Dr Zweli Mkhize's successor, Dr Mathume Joseph Phaahla, takes over as Health minister at a crucial time, writes BusinessLIVE. Not only does he become the public face of the government’s response to the coronavirus crisis, he will also drive the plans for the National health Insurance (NHI), the most ambitious health reforms attempted in post-apartheid South Africa.
Phaahla was appointed deputy health minister in May 2014, serving first under Aaron Motsoaledi, and more recently, under Zweli Mkhize, assigned the job by President Cyril Ramaphosa in May 2019.
Born in Ga-Phaahla, Limpopo, in 1957, Phaahla’s long career in politics has given him the skill to sidestep the controversies that tainted Mkhize’s tenure. He also appears untainted by the Digital Vibes scandal that has engulfed Mkhize and several senior health department officials.
He is familiar with the problems confronting both the national health department, which has suffered an exodus of top civil servants, and the health sector, and to many, is a safe choice for the post.
A medical doctor with an ever-present smile, writes Daily Maverick, Phaahla has, in recent weeks become a familiar face as he takes part in weekly briefings on Friday mornings to update the country on the state of South Africa’s vaccination roll-out, never missing an opportunity to tell people to wash their hands, wear their masks and get vaccinated.
Like his predecessor, notes BusinessLIVE, Phaahla is a doctor, having studied at the University of Natal Medical School, now the Nelson Mandela School of Medicine of the University of KwaZulu-Natal, during the late 1970s and early 1980s. One of the few tertiary institutions to admit black students then, it was home to intense political activism against apartheid: Mkhize, Motsoaledi, Discovery executive director Ayanda Ntsaluba and Dhlomo all studied there during this era.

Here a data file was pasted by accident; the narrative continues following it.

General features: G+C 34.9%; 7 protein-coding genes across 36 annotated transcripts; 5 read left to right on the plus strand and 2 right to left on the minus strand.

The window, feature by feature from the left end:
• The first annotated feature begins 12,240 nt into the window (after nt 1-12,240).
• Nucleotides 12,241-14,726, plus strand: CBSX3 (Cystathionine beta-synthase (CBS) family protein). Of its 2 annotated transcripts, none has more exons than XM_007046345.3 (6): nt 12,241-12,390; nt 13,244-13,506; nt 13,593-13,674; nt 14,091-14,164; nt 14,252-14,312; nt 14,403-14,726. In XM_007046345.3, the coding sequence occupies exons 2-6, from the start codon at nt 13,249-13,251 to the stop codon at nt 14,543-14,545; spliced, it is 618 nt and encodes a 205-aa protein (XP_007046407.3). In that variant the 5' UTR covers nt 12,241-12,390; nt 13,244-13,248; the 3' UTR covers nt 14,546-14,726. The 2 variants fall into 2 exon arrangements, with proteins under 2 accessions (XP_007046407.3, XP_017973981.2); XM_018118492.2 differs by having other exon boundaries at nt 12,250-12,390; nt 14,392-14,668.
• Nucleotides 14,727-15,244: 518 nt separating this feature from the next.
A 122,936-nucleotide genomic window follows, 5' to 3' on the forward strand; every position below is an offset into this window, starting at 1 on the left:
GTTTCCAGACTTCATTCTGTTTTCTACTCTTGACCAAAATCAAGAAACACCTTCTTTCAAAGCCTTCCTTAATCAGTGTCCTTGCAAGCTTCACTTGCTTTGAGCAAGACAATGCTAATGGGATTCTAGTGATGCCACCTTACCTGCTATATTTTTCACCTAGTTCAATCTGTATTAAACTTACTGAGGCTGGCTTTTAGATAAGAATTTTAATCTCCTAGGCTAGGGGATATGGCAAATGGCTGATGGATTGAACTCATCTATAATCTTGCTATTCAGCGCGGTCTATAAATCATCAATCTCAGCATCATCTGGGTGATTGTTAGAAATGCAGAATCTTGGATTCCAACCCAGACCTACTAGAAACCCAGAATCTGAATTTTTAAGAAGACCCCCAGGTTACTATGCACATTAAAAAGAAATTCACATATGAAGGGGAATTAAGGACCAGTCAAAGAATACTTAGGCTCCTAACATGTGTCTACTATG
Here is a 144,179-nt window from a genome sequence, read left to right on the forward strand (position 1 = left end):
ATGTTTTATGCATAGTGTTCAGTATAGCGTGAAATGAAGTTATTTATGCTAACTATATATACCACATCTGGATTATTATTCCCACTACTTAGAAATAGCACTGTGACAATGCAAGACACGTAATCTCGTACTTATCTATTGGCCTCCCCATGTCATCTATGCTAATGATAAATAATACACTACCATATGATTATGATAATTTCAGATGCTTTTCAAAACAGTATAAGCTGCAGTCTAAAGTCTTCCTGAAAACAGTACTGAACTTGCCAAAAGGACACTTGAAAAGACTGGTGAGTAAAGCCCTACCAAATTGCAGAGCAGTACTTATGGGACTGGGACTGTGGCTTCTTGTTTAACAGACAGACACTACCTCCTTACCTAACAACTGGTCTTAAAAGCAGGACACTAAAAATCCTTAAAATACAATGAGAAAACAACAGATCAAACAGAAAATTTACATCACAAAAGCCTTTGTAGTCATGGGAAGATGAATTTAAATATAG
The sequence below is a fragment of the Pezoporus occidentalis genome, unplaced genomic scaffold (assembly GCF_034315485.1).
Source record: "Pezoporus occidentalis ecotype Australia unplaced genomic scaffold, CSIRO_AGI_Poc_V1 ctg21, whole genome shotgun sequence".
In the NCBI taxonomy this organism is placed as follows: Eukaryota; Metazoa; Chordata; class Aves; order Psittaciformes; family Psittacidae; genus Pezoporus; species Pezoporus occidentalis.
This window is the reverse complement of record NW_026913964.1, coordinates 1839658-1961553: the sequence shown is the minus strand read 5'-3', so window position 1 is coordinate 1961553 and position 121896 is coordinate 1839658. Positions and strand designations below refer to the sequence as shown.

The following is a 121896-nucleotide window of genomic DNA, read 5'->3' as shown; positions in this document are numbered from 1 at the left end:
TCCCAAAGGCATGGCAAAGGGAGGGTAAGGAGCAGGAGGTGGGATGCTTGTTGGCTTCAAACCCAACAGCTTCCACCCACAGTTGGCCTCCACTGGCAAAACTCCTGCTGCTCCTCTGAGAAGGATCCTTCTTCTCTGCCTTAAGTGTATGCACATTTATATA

Phaahla held leadership roles in various political organisations, including the Release Mandela Campaign, the Azanian Students Organisation and the United Democratic Front, before becoming a member of the ANC’s provincial executive committee in Limpopo, in 1991.
After graduating, Phaahla worked at hospitals in Limpopo, KwaZulu-Natal, Gauteng and Mpumalanga, before becoming Limpopo’s first MEC for health and social development from 1994 to 1997. He then held various positions, from director-general in the department of sport and recreation to CEO of the SA Sports Commission.
BusinessLIVE adds that he was elected to the ANC’s national executive committee in 2007, becoming deputy minister of rural development and land reform in May 2009, and then deputy minister of arts and culture in November 2020, before moving to health in 2014.
The Treatment Action Campaign (TAC) told Daily Maverick it welcomed Phaahla’s appointment while saying it was disappointed about the allegations that led to the departure of Mkhize.
“We express our disappointment, having been quietly optimistic when he took over in 2019. We lament, however, that it took as long as it did to effect this change, given the mountain of evidence and allegations against him and others implicated in the Digital Vibes saga."
General Secretary of the TAC Anele Yawa said, “It is shocking that at least R90m in 'suspicious payments' were made from the irregular R150m tender contract."
And Sibongile Tshabalala, national chairperson of the TAC: “It is unforgivable that a minister of health could allegedly take R1m meant for saving people’s lives and use it for the establishment of an upmarket salon, particularly during an unprecedented pandemic.”
However, noted Daily Maverick, the organisation welcomed the appointment of Phaahla
“He has extensive experience in the healthcare sector, having ably served as a deputy minister. We call on him to bring stability to the department through radically improving the immunisation programme; setting up an internal anti-corruption unit that works with law enforcement agencies, and addressing the dire human resources for health.”
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